Technical note: Nikon–TRACKFlow, a new versatile microscope system for fission track analysis
- 1Department of Geology, Ghent University, Ghent, 9000, Belgium
- 2Nikon Belux, Groot-Bijgaarden, 1702, Belgium
Correspondence: Gerben Van Ranst (firstname.lastname@example.org)
We present Nikon–TRACKFlow, a new system with dedicated modules for automated microscope control and imaging for the fission track laboratory. It serves as a Nikon alternative for the Zeiss-based TrackWorks package from Autoscan Systems. Nikon–TRACKFlow is based on the Nikon Eclipse Ni-E motorised upright microscope and is embedded within Nikon NIS-Elements software. The system decouples image acquisition from analysis to decrease schedule stress of the microscope based on a number of automated user-friendly designs and protocols: (1) the well plate design that allows sequential scanning of multiple samples without the need of replacing the slide on the stage; (2) two protocols that are designed for the external detector method and the LA–ICP–MS fission track approach with tools for repositioning and calibration of the external detector; and (3) two other tools that are designed for automated point selection and scanning of large crystals, such as the Durango age standard and U-doped glass external detectors. In future versions, Nikon–TRACKFlow aims to step away from the dedicated system for fission track imaging towards a general high-throughput imaging system for Earth Sciences and other material-oriented sciences.
The fission track (FT) method (e.g. Malusá and Fitzgerald, 2019) places high requirements on its optical instruments and is further characterised by a high need for specific protocols and equipment regarding image acquisition and analysis, which are not always readily available from microscope producers. The FT method can thus benefit strongly from the implementation of technological improvements and automation of the process (Gleadow et al., 2019). The University of Melbourne was the first to develop a complete and comprehensive automated microscope system based on Zeiss microscopes and offers the only complete system of its kind (Gleadow et al., 2019). Their effort, which is commercialised by Autoscan Systems Pty Ltd, has become well established in many fission track laboratories around the world. However, while this readily available system exists, it must be noted that the market choice is limited for fission track laboratories. Specific preferences, such as the microscope brand, software specifications, style and specific protocols, can thus often not be (fully) met due to the limited options available on the market.
In this paper we introduce Nikon–TRACKFlow, a novel microscope system developed and optimised for the fission track laboratory, based on the Nikon Eclipse Ni-E motorised upright microscope (Fig. 1) and embedded within Nikon NIS-Elements software. As it was developed for the same purpose, it serves as a Nikon-based alternative for Autoscan TrackWorks, which is the microscope control and imaging package of the Autoscan Fission Track Studio Suite. Both systems have the aim to obtain maximum efficiency from a single microscope system, including to reduce schedule pressure. This is mainly done by decoupling image acquisition from the analysis, as one microscope can acquire images that can then be analysed on different computers. Although these systems pursue a similar goal and consequently contain similar automated tasks, they differ, amongst other things, in microscope brand, style and specific approach.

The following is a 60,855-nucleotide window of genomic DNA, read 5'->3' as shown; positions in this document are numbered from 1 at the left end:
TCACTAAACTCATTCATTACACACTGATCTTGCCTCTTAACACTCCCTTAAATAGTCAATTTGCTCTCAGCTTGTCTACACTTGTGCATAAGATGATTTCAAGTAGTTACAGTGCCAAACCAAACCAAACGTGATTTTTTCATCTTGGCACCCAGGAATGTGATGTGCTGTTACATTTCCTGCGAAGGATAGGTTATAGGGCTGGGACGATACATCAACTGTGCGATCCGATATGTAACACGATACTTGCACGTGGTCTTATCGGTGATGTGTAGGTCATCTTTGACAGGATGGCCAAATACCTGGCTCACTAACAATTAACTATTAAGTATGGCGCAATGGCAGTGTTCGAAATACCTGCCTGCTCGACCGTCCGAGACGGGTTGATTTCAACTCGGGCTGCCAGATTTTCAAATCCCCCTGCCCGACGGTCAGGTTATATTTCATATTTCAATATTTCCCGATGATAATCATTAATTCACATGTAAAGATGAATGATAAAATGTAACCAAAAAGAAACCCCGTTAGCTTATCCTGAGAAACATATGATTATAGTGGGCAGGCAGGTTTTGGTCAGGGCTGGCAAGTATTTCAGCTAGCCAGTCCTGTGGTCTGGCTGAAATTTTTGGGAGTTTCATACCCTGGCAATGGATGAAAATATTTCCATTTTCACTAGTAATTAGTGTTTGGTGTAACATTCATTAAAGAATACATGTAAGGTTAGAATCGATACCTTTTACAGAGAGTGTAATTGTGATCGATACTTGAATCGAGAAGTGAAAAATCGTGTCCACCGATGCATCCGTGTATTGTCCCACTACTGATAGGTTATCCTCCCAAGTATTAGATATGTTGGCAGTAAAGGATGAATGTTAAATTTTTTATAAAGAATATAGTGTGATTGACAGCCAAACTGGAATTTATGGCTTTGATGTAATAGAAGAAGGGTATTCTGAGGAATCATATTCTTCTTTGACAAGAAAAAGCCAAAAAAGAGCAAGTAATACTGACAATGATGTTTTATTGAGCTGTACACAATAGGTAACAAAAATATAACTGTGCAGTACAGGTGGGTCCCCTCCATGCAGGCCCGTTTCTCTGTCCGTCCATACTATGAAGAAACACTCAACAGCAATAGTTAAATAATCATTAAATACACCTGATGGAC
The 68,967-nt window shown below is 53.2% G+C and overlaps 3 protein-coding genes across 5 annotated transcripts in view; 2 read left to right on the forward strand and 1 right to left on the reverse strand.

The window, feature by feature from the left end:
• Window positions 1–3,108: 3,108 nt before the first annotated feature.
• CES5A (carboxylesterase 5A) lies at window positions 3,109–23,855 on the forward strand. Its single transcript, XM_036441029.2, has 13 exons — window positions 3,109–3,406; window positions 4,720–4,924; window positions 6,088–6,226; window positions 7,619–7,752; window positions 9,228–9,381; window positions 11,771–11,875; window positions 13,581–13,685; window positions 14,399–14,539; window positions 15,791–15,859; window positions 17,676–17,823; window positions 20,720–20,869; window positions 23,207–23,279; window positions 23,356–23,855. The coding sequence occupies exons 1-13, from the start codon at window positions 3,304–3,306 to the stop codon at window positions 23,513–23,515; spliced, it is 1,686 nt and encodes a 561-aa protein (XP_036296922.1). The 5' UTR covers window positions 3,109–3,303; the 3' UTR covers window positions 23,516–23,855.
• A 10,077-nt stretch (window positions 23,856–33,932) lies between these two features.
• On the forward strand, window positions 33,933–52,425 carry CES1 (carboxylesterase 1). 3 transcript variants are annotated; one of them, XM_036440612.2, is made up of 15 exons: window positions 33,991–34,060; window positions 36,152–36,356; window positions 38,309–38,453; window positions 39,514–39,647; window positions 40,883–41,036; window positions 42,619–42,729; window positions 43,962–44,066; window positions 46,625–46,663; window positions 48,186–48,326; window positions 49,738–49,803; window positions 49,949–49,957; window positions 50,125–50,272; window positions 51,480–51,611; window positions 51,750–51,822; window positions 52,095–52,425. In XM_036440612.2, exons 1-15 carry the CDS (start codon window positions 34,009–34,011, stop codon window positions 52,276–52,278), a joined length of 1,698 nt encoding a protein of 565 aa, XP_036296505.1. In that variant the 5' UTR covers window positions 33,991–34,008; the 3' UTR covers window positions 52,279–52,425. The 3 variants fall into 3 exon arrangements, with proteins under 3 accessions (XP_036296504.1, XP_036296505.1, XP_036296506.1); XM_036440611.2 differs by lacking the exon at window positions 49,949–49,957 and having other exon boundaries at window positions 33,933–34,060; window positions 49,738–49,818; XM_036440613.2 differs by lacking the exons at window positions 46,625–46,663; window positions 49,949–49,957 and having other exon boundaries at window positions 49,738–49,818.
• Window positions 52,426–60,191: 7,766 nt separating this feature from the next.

In this note we will first present a brief description of the system, after which we introduce the protocols which are implemented within Nikon–TRACKFlow. We finalise with a short conclusion and future perspectives. For a visual representation of the system, we refer to the short demonstration video (Van Ranst, 2020).
The system is based on the Nikon Eclipse Ni-E motorised upright microscope (Fig. 1; Nikon Corporation, 2019c), with the dedicated modules for apatite FT (AFT) research embedded within the Nikon NIS-Elements Advanced Research (AR) software package (Nikon Corporation, 2019b) with JOBS, a smart imaging design interface. NIS-Elements AR includes basic microscopy features and advanced image analysis functions (the Supplement). Nikon–TRACKFlow is embedded within NIS-Elements as to retain access to its versatile functionality on top of the specific features for fission track research.
We equipped our prototype with the Nikon DS-Ri2 camera (Nikon Corporation, 2019a), which has both a resolution to cover high to low-magnifications and has a large pixel size to obtain a high signal-to-noise ratio. High speed can be retained at high magnifications by changing analogue gain without introducing too much noise (Fig. 2). Although we recommend this camera to be combined with the system, it is also possible to equip the microscope with any other camera compatible with Nikon NIS-Elements (Nikon Corporation, 2020).
All protocols of Nikon–TRACKFlow are created using the JOBS module of the Nikon NIS-Elements package. Each protocol is built from a sequence of combined Nikon predefined tasks and newly implemented tasks programmed in the C-based Nikon API. These protocols are all based on the practical workflow for apatite FT (AFT) and include a large degree of adaptability, such as sample shape and size (Sect. 3.2), degree of automation, or illumination settings (Sect. 3.1). An overview of the available protocols and their workflow is provided in the Nikon–TRACKFlow flowchart (the Supplement). Figure 3 displays a condensed version of this flowchart.
3.1 Valve-based set-and-go protocol design